Even if policymakers can recover to handle climate change, the report said experts wondered if we have “already passed a point of no return and that Earth’s atmosphere is tipping rapidly into an inhospitable state.”
While recognizing climate change is happening, the report said policymakers will need to become more comfortable making decisions without a conclusive set of data. At the same time, governments must boost research funding to gather more complete information.
The report also highlighted the income divide between rich and poor, ballooning government deficits, water shortages and aging populations as causes for concern.
For the past three years, the focus of Davos was the Euro-zone debt crisis. There seems to have been a shift away from worries about Euro-land and back to the political and budgetary process in the US, and whether the dysfunction will devolve into a political fistfight. Of course, it doesn’t really matter what the rich folks think in Davos; the Forum isn’t an official anything, just a lot of talk.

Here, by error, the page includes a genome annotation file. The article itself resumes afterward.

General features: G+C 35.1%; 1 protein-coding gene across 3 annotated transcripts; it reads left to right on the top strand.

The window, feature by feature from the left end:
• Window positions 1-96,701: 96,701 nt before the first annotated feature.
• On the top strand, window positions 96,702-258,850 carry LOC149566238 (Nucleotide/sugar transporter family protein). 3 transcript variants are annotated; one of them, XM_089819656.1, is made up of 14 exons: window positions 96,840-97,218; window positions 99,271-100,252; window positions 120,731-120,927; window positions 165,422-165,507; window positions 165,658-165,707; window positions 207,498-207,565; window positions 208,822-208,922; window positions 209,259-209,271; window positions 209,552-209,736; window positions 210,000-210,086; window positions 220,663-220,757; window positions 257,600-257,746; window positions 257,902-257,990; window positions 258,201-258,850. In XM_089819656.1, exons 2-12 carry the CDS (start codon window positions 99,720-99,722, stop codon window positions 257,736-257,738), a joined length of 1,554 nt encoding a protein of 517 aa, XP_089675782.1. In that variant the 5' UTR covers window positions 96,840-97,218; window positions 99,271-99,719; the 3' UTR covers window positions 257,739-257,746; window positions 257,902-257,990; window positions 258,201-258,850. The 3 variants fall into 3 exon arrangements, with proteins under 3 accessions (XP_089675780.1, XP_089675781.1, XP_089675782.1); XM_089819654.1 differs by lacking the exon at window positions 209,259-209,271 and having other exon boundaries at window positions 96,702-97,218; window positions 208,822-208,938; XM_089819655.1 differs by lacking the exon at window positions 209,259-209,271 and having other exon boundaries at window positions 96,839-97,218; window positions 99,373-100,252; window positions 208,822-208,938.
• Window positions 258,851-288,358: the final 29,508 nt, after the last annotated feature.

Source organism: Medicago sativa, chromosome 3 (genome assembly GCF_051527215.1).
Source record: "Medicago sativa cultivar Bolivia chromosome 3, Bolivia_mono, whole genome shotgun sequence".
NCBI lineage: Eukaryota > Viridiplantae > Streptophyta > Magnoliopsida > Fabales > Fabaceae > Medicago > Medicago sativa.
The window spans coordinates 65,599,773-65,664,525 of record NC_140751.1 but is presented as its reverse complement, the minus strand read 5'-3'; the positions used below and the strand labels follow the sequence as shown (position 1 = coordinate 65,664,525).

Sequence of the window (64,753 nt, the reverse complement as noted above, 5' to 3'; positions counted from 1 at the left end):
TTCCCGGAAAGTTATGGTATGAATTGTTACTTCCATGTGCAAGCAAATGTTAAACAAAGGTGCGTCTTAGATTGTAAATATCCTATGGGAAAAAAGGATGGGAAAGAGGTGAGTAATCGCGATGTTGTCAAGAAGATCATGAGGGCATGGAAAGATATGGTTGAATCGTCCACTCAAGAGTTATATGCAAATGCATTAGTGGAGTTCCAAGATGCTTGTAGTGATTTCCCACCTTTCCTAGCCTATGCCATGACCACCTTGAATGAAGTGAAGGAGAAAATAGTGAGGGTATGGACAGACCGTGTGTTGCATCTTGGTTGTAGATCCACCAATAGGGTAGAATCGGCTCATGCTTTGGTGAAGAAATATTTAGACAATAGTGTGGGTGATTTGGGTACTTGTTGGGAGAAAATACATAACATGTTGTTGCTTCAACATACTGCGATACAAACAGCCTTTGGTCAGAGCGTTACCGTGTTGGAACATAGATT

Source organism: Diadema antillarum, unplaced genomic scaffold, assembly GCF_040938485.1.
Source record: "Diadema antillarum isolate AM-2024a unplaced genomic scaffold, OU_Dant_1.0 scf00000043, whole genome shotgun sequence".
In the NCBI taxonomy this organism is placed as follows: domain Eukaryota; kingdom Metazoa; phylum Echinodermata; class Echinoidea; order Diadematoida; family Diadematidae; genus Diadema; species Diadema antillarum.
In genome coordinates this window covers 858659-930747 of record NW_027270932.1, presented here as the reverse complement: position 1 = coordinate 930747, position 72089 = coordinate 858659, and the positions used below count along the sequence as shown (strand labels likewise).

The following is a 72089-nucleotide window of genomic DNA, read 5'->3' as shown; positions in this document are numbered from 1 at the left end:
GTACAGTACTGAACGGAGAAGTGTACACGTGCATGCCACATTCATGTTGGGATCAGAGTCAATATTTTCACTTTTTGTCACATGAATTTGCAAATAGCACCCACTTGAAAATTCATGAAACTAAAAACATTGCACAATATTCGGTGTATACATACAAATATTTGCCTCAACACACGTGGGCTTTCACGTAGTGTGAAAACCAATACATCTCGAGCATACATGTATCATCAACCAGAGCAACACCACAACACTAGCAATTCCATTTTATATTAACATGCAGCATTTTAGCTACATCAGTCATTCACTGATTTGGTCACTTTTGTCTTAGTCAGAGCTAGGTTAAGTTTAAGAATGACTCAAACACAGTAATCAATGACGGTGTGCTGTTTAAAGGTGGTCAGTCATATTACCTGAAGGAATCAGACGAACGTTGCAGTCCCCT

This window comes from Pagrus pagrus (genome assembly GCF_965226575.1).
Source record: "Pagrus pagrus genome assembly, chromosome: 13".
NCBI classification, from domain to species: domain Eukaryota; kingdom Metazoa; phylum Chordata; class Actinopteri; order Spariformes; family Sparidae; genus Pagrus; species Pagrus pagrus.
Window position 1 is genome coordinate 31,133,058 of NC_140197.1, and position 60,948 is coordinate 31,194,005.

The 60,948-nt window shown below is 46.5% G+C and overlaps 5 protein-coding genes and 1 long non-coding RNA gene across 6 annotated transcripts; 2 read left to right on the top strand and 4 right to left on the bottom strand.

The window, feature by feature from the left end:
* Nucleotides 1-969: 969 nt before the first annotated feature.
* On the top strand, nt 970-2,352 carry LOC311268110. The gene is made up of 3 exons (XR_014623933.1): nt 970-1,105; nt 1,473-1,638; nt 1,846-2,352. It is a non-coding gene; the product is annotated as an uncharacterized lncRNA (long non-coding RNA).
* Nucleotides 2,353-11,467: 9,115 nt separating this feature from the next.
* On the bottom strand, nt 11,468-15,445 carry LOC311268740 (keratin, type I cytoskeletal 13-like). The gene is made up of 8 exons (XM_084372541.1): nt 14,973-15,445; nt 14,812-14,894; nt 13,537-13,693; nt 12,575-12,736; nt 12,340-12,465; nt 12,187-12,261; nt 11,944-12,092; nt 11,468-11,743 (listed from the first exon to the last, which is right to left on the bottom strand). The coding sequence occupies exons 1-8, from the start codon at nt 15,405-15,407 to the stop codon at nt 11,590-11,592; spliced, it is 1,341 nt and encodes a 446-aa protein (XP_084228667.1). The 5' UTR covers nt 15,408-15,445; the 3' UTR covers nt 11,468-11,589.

When it comes to most of the major political disputes in Washington, congressional Republicans insist Democrats focus on reducing the debt Republicans built up during the Bush/Cheney era. It underpins everything from the budget fight to the debt ceiling to efforts to expand public investments. What the debate tends to ignore is the debt reduction that’s already happened; nearly $2.4 trillion in deficit reduction scheduled for the next ten years has already been signed into law. Roughly three-quarters of the deficit reduction has come is in the form of spending cuts.